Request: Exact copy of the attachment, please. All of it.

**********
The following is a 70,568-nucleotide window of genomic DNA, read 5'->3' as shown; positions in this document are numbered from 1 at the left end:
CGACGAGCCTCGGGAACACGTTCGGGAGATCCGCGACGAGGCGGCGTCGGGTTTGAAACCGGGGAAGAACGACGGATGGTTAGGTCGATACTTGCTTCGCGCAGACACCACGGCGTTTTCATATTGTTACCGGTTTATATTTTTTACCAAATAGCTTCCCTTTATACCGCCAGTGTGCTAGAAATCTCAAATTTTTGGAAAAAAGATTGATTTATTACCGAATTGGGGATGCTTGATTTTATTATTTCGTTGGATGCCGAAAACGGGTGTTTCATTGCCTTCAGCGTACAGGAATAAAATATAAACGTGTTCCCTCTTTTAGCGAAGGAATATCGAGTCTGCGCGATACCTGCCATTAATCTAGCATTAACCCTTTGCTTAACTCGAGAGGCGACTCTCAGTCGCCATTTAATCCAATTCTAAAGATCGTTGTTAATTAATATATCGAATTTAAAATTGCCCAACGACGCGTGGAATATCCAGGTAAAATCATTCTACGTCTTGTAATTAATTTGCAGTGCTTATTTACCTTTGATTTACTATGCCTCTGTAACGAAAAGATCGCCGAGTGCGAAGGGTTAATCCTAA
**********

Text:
The following is a 70,568-nucleotide window of genomic DNA, read 5'->3' as shown; positions in this document are numbered from 1 at the left end:
CGACGAGCCTCGGGAACACGTTCGGGAGATCCGCGACGAGGCGGCGTCGGGTTTGAAACCGGGGAAGAACGACGGATGGTTAGGTCGATACTTGCTTCGCGCAGACACCACGGCGTTTTCATATTGTTACCGGTTTATATTTTTTACCAAATAGCTTCCCTTTATACCGCCAGTGTGCTAGAAATCTCAAATTTTTGGAAAAAAGATTGATTTATTACCGAATTGGGGATGCTTGATTTTATTATTTCGTTGGATGCCGAAAACGGGTGTTTCATTGCCTTCAGCGTACAGGAATAAAATATAAACGTGTTCCCTCTTTTAGCGAAGGAATATCGAGTCTGCGCGATACCTGCCATTAATCTAGCATTAACCCTTTGCTTAACTCGAGAGGCGACTCTCAGTCGCCATTTAATCCAATTCTAAAGATCGTTGTTAATTAATATATCGAATTTAAAATTGCCCAACGACGCGTGGAATATCCAGGTAAAATCATTCTACGTCTTGTAATTAATTTGCAGTGCTTATTTACCTTTGATTTACTATGCCTCTGTAACGAAAAGATCGCCGAGTGCGAAGGGTTAATCCTAA